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DifferenceMakers Listen, Learn, Remake

Inclusive Benji Ball Baseball System Takes Top Prize

Benjamin McEvoy of Benji Ball celebrates his second DifferenceMaker preliminary win in two nights. Photo by Tory Wesnofske
Sophomore Benjamin McEvoy shows off the plans for Benji Ball, which won consecutive competitions at the DifferenceMaker competitions.

By David Perry

Nick Deane and Daniel Gurfinkel looked weary.

“Listen,” said senior mechanical engineering major Gurfinkel, running a hand through the mop of curly hair atop his head, “you have to excuse us. We didn’t sleep last night.”

Deane, a senior mechanical engineering major, nodded.

“We stayed up all night doing our entire pitch over. The whole thing.”

Deane, Gurfinkel and the other eight members of their DifferenceMakers team – Air Allign – were making some final tweaks on their proposal as they waited for the Francis College of Engineering Prototyping Competition to begin.

The engineering competition was the finale in a week of three DifferenceMaker competitions that began Tuesday with the DCU/Manning School of Business Innovation Contest, followed by the FAHSS Creative Venture Competition. Over the three consecutive nights, 17 finalist teams competed for nearly $16,000.

The previous night, Air Allign had competed in the FAHSS competition. So had the team now setting up next to them, Benji Ball, a team of three led by Benjamin McEvoy, a Manning School of Business sophomore majoring in finance and entrepreneurship. They came up with an inclusive variation on baseball that can be used for children with special needs, as well as a training tool for all young players.

Air Allign is developing a soft robotic suit to help correct posture.

But the judges in the FAHSS competition, Keith Neal ’93 and Glenn Morgan ’86, offered their own corrections after the team’s pitch.

“Last night,” says Air Allign’s Deane, “our pitch was misguided. We spent too much time talking about poor posture. The judges said it was boring. We talked too much about our target market, too. But they also said there was good stuff in there. So we stayed up all night and redid the entire pitch. Everything.”

“You know, adults try to start businesses all the time and fail,” says Deane. “It can involve a lot of people and millions of dollars. If there’s a flaw in there in our plan, it’s going to hurt at some point – maybe not right away, but we figured we had better learn now and fix things now. That’s sort of what DifferenceMakers is all about.”

Three members of Air Allign belt out "Air Allign" (to the tune of "Sweet Caroline") for the judges at the Engineering prototype DifferenceMaker competition.
Weary but still spry enough to serenade the judges with a chorus of "Air Allign" (sung to the tune of "Sweet Caroline"), three members of the team sell their posture improvement idea.
The revamped Air Allign presentation (complete with a chorus of “Sweet Caroline” rewritten for “Sweet Air Allign”) took second place and $1,500 as well as the $500 prize for being voted People’s Choice winner.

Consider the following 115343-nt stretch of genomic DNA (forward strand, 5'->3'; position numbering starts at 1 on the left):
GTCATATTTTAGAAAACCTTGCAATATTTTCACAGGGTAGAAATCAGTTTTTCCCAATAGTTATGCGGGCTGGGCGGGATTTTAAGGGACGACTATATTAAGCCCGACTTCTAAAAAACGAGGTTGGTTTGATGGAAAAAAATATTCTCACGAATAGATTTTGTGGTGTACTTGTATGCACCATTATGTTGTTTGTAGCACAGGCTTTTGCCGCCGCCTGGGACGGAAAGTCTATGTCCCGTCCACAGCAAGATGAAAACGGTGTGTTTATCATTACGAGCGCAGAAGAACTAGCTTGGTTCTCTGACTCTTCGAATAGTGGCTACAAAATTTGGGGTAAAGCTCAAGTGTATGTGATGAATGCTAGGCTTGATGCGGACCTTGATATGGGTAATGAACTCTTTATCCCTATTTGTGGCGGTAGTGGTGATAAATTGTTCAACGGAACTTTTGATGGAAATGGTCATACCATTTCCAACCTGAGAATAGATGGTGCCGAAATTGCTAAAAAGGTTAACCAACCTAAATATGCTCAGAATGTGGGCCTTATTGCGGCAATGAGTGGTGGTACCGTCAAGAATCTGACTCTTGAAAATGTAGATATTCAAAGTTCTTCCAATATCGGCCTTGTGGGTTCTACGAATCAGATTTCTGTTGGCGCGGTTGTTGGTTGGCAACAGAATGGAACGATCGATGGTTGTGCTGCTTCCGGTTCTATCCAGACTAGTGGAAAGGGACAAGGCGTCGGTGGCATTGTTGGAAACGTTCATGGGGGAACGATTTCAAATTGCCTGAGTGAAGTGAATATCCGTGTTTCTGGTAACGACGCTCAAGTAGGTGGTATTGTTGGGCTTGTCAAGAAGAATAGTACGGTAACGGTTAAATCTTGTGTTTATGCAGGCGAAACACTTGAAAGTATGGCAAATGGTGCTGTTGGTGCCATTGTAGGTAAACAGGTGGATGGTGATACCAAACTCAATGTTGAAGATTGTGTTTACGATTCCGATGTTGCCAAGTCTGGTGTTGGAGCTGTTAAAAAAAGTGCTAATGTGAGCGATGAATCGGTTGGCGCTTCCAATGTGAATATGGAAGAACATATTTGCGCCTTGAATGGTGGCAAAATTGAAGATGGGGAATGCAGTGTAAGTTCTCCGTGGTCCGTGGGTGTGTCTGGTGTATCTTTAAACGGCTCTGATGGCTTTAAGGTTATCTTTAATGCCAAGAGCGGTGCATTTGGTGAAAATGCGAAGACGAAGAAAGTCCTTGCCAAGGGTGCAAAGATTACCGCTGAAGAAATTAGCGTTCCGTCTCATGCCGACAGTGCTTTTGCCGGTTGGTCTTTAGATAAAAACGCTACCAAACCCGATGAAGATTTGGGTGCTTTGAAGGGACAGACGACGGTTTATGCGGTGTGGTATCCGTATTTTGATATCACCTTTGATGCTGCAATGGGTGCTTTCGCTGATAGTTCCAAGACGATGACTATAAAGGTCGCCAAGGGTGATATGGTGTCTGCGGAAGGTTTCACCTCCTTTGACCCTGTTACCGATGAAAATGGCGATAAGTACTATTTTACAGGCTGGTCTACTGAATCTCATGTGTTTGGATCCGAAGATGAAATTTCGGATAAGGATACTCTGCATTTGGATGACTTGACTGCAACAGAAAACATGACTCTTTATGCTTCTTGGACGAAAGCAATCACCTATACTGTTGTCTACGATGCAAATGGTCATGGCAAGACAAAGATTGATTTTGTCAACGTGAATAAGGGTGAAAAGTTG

As with the night before, they were behind first-place finisher Benji Ball.

Entrepreneurship Initiative Project Director Holly Butler couldn’t attend the FAHSS competition, but she was briefed later on each team’s presentation from the judges.

“Then I went the next night and watched, and they struck me,” she said of Air Allign. “Everything I heard that happened during their pitch to the FAHSS judges didn’t happen here.

“This is exactly why we are here,” said Butler. “The students get engaged and talk to us and get feedback, then they pitch and get feedback, and the judges give them feedback, then mentors give feedback. It’s about trying to have a better idea.”

Butler says she has seen teams do revisions before, “but not what they did in a 24-hour period. It shows they are very coachable and are not scared of hearing what people have to say. And after listening and making changes, being successful.”

That’s good preparation, she said, for what they’ll encounter in the business world.

Butler also says it is becoming common for some teams to compete in both the FAHSS Creative Venture and Francis College of Engineering competitions.

Benji Ball’s McEvoy developed a 10-sided ball and wider bat surface (looking like a cricket bat) so “everybody can play” this modified version of baseball.

McEvoy consulted with his former baseball coach at Groton-Dunstable Regional High School, as well as leaders in youth baseball and special needs sporting groups.

The work he did with partners Gavin Donohoe, a sophomore engineering major, and freshman English major Tristan Naboicheck paid off: Over two nights, the team won $7,500 to take the next steps to making Benji Ball a reality.

The DifferenceMaker winners include:

  • DCU/Manning School of Business Innovation Contest: Chip Away, a mobile app that helps recent college graduates pay down student loans with small, daily payments. Team members included William C. Fulbrook Hanna, George Le (whose Iron Legion drone project won campuswide DifferenceMaker honors last year), Peter Maitland and Hannah J. Wright. Chip Away won $2,400.
  • FAHSS Creative Venture Competition: Benji Ball, $5,000.
  • Francis College of Engineering Prototype Contest: Benji Ball, first place, $2,500. Air Allign, second place, $1,500, plus $500 for the People’s Choice award. SASS (GPS tracking for adventurers), third place, $1,000.

Winners are automatically entered in the $50,000 Idea Challenge in the spring.